L20 Light Regulated Responses

L20 Light Regulated Responses - ReviewofLecture19

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Review of Lecture 19 Plant Growth Regulators II: Chapter 11 1. Cytokinins 2. Plant tissue culture 3. Gibberellins 4. Abscisic Acid 5. Ethylene 6. Brassinosteroids 7. Other Regulators
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Tobacco tissue culture From Raven, Evert and Eicchorn, Biology of Plants, sixth edition
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Gibberellins 1. GAs are synthesized in apical meristems, young leaves and  embryos (like auxins) 2. Gibberellins are one of several types of hormones that  promote stem elongation 3. Exogenous application of GAs can reverse dwarfism 4. GAs play a role in both embryo growth and seed  germination 5. GAs play a role in flowering in some plants 6.  GAs contribute to fruit formation
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Abscisic Acid 1. It is now known that ABA plays no  direct role in  abscission 2. ABA plays a major role in seed development 3. ABA stimulates the production of seed storage proteins 4. ABA plays an important role in seed dormancy 5. Mutants that lack ABA or are insensitive to ABA fail to  become dormant (for example, viviparous mutants of  maize)
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GA and ABA GA and ABA have antagonistic effects in several  important processes 1. Seed germination 2. Floral transition 3. Fruit development GA promotes these processes while ABA inhibits  them
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Ethylene The triple response 1. Stem elongation slows 2. Stem thickens 3. Stem grows horizontally Chap.11, pg.243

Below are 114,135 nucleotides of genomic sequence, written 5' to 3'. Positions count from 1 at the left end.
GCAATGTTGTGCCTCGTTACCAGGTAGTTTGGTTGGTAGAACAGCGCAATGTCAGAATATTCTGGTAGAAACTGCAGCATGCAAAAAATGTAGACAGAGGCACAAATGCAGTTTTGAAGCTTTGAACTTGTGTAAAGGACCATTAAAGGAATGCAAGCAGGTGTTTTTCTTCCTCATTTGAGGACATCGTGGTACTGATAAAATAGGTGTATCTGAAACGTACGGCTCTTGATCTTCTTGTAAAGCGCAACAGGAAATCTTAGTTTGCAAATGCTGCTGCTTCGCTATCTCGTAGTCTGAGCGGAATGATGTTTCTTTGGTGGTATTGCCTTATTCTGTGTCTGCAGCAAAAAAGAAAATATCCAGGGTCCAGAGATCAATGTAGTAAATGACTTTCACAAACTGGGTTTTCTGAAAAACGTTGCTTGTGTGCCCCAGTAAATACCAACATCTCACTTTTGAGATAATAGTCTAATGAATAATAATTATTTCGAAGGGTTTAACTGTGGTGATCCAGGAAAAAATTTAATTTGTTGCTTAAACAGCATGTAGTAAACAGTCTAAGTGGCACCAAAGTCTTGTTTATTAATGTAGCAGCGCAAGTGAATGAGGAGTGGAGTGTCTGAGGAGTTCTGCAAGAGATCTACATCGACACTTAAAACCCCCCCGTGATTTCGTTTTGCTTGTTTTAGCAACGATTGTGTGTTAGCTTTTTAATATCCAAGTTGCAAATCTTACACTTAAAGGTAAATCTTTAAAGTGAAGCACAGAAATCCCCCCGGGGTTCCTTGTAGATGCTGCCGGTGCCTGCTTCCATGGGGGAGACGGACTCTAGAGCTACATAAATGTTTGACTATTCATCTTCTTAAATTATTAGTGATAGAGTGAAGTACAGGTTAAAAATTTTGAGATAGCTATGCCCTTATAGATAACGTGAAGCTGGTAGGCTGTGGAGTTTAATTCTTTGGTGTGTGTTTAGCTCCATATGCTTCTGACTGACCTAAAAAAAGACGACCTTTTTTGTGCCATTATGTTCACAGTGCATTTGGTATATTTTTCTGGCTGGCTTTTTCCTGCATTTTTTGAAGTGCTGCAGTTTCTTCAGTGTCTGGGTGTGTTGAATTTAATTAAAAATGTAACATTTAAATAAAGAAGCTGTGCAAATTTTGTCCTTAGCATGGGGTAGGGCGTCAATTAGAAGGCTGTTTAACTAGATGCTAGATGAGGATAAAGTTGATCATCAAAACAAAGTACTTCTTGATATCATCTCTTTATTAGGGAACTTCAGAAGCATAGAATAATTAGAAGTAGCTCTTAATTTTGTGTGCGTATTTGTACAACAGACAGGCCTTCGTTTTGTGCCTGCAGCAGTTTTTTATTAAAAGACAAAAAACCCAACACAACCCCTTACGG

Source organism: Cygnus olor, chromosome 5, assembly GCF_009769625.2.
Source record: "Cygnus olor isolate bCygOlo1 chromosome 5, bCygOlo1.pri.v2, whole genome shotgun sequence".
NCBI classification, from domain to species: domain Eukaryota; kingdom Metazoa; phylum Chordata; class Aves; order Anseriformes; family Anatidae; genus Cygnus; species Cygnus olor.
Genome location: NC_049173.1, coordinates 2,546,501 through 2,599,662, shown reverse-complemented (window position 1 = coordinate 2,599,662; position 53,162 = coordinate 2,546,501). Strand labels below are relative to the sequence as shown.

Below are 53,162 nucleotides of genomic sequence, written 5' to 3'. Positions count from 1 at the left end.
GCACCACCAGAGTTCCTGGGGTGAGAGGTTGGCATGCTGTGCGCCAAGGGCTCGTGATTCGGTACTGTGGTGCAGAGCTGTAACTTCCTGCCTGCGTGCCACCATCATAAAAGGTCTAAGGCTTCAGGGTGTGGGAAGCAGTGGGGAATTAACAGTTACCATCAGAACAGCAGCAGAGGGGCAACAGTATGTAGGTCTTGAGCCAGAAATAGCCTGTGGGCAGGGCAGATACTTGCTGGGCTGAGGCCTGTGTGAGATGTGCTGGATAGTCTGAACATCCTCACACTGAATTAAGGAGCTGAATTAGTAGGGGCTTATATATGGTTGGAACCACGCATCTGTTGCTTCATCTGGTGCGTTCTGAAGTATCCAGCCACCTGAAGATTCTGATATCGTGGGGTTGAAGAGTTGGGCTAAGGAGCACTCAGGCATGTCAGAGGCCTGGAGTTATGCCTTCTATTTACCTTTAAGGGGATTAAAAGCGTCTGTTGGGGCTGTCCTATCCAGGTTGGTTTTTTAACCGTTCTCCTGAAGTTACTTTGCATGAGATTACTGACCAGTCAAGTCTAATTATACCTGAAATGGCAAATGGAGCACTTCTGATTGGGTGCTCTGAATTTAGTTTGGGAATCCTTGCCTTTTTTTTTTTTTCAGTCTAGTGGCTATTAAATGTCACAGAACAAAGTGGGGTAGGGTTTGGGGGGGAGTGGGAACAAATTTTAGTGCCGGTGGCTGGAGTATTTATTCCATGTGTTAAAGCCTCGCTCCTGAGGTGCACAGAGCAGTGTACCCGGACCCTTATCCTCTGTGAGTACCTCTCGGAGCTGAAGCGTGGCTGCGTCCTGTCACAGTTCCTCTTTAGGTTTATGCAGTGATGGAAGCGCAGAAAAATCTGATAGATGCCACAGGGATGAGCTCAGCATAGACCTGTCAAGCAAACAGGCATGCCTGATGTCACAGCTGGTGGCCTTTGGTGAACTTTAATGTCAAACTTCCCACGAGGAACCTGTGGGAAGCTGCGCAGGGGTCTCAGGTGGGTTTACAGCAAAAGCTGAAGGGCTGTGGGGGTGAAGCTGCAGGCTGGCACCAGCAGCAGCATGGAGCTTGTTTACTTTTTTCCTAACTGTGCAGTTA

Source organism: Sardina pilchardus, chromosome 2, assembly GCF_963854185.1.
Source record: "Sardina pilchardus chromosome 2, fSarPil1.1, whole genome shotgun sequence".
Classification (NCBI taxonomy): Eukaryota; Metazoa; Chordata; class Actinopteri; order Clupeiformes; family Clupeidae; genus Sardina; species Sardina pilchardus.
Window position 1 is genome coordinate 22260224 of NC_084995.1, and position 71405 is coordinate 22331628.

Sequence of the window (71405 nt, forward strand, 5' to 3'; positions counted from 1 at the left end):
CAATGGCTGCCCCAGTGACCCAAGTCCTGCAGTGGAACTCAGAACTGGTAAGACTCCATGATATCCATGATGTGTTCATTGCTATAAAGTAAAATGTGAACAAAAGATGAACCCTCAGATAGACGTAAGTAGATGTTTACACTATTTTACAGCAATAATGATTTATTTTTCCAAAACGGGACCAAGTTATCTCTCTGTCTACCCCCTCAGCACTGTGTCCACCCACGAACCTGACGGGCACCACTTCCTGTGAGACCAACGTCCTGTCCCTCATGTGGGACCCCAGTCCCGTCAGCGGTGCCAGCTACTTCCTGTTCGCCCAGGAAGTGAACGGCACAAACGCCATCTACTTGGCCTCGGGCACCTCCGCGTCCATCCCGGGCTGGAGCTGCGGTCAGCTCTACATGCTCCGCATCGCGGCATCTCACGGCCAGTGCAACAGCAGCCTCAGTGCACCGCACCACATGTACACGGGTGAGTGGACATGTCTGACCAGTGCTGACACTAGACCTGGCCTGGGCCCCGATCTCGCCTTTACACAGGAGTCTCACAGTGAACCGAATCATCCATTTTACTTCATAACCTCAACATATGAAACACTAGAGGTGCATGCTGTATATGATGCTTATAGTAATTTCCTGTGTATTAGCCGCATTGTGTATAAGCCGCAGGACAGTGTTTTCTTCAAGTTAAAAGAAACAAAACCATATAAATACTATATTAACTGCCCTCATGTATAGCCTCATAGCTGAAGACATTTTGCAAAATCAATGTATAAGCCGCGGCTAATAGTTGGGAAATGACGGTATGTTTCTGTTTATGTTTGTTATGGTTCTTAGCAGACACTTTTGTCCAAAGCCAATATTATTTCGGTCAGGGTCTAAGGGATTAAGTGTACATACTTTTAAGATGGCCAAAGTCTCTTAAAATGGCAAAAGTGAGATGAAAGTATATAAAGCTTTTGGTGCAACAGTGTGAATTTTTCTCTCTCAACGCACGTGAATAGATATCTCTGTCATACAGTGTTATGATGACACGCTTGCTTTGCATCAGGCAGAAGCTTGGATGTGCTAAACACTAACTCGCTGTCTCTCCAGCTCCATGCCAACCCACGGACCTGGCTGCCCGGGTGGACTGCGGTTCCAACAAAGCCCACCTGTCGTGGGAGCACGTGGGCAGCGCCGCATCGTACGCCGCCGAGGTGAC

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Ethylene and Abscission 1. Ethylene promotes shedding (abscission) of leaves, flowers  and fruits in a variety of species 2. Ethylene triggers the enzymes that cause cell wall  dissolution 3. In many systems, however, abscission is controlled by an  interaction between auxin and ethylene 4. Auxin seems to decrease the sensitivity of abscission zone  cells to ethylene
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Plant Hormones: Brassinosteriods 1. Newly discovered group of hormones that act like auxin 2. They were first discovered in the genus Brassica and hence were  named brassinosteroids 3. These compounds bind to plasma membrane receptor proteins but do  not enter the cell 4. Brassinosteriods stimulate cell division and elongation in stems,  cause xylem differentiation, promote pollen tube growth, slow root  growth, enhance ethylene synthesis and delay senescence 5. Mutants defective in brassinosteriod pathways look like auxin  mutants
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The challenges 1. Harvesting light energy 2. Staying wet when things get dry 3. Dealing with gravity 4. Divide or be conquered  5. Leveraging resources
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Lecture 20 Outline Sensing the environment: Chapter 11 1. Phototropism 2. Photomorphogenesis 3. Light Receptors 4. Photoperiods 5. Induction of flowering 6. Circadian Rhythms
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Plant Tropisms Tropism : a growth response involving bending, or  curving, of a plant toward or away from an external  stimulus that determines the direction of movement
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L20 Light Regulated Responses - ReviewofLecture19

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